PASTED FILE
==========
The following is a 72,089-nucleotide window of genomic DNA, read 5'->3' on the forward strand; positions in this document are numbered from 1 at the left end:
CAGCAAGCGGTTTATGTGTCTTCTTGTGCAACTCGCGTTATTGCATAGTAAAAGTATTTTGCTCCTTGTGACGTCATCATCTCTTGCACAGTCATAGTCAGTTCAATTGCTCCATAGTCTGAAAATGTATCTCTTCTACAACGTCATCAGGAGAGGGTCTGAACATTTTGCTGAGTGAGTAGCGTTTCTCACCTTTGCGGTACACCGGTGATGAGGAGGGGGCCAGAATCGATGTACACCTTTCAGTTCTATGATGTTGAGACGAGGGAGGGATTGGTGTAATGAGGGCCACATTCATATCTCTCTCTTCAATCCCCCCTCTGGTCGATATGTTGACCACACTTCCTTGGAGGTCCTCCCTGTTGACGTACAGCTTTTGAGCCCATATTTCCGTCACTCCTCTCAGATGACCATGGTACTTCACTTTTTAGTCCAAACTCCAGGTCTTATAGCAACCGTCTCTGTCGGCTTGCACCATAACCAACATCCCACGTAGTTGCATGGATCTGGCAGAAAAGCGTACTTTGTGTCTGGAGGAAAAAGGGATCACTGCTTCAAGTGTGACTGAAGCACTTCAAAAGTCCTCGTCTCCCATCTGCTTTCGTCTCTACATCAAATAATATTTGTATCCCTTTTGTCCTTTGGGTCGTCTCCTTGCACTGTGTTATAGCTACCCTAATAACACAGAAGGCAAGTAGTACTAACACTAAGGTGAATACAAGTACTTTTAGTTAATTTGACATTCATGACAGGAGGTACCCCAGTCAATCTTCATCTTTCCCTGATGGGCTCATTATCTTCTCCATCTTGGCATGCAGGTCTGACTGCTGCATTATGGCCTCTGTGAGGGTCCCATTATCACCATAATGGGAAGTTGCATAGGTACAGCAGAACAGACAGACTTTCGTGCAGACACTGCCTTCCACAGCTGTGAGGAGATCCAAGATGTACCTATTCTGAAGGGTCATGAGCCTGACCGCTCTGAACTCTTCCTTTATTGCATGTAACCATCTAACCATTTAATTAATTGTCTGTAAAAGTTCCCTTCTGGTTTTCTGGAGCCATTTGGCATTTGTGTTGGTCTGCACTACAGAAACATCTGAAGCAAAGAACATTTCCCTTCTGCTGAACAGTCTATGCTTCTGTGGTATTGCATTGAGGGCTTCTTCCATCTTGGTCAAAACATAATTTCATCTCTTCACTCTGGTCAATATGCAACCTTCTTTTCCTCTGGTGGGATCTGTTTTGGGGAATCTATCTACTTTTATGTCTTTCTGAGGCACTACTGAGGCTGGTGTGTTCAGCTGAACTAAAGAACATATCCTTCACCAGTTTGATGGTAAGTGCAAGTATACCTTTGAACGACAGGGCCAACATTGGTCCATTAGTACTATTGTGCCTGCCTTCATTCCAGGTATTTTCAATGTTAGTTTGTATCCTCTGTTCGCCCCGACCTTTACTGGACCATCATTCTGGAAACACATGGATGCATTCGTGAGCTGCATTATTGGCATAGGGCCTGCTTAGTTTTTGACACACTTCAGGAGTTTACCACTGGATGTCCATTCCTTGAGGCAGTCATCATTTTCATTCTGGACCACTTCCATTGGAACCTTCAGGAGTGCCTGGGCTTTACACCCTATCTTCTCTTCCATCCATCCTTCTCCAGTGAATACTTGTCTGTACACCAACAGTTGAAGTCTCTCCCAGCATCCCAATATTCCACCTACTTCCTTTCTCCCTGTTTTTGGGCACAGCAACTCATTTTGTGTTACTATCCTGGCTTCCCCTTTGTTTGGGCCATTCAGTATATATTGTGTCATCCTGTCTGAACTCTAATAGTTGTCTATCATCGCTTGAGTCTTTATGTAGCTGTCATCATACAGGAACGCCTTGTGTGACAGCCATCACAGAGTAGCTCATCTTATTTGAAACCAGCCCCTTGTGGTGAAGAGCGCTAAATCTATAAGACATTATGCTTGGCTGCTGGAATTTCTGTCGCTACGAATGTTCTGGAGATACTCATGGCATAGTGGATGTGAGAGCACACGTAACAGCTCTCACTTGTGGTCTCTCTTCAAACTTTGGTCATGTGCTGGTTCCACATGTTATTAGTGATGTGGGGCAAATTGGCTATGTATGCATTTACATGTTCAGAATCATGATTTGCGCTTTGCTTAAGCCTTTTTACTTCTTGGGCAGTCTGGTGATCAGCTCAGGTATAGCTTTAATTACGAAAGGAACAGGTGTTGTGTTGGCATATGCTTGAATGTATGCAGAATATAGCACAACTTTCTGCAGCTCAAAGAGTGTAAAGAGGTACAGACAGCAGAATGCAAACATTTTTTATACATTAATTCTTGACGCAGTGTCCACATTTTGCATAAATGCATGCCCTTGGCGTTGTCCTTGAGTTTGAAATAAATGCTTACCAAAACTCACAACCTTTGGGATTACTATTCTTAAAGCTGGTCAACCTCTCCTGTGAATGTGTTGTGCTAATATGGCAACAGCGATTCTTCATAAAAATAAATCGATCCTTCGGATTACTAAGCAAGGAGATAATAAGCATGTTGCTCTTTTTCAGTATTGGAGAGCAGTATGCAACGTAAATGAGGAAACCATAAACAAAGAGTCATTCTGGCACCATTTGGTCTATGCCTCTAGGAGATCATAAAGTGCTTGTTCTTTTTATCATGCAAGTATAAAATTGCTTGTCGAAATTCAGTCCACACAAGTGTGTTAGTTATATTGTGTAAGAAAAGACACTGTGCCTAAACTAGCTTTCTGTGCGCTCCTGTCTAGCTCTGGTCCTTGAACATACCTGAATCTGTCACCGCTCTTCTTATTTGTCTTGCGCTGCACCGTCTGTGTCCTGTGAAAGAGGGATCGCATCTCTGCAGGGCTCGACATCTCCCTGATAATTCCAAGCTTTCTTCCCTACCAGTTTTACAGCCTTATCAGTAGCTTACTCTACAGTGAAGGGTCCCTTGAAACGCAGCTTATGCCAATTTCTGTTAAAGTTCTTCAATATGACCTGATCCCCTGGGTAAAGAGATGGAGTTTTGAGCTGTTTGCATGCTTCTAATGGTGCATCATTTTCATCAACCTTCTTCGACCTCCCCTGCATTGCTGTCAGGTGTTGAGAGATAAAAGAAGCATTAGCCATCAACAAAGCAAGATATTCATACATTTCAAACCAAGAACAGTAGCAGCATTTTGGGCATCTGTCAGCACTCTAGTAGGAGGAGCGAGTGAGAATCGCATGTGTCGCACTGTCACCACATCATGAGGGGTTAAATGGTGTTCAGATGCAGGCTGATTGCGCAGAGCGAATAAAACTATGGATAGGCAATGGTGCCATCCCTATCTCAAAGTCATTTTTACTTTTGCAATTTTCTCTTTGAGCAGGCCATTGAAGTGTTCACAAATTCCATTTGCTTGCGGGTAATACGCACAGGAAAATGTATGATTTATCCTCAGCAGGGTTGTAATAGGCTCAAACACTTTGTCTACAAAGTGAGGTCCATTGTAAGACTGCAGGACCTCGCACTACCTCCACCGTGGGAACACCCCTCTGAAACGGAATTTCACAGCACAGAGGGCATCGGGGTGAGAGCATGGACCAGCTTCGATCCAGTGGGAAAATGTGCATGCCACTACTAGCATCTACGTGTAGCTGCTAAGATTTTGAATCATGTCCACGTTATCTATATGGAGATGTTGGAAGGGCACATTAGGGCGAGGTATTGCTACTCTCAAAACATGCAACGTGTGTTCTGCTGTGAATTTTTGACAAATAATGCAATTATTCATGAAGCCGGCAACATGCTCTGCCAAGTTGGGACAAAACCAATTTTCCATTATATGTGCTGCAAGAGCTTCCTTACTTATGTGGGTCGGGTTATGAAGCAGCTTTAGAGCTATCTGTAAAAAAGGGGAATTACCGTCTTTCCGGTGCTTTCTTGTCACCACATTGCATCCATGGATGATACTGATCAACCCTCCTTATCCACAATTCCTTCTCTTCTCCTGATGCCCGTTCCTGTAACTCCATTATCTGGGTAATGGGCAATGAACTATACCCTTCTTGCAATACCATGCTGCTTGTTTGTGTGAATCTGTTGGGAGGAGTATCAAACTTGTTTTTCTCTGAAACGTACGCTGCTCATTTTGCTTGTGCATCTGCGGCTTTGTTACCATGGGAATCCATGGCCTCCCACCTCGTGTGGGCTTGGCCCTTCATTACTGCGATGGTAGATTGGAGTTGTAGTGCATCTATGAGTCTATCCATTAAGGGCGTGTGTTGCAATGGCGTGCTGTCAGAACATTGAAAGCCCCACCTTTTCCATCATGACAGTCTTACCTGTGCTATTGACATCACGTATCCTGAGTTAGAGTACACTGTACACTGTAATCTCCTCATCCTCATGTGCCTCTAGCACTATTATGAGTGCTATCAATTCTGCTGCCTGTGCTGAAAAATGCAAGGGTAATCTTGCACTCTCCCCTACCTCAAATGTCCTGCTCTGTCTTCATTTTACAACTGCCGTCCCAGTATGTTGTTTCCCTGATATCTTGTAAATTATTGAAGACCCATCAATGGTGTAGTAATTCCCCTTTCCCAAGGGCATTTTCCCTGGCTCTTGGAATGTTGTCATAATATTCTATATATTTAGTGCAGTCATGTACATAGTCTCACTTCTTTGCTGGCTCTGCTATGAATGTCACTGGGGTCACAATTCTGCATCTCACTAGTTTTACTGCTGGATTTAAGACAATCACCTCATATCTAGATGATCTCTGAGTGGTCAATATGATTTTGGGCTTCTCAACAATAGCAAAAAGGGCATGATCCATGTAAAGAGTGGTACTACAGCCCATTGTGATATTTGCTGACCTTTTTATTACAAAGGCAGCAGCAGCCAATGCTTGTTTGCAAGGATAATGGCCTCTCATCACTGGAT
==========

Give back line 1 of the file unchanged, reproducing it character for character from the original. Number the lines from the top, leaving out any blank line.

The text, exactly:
The following is a 72,089-nucleotide window of genomic DNA, read 5'->3' on the forward strand; positions in this document are numbered from 1 at the left end: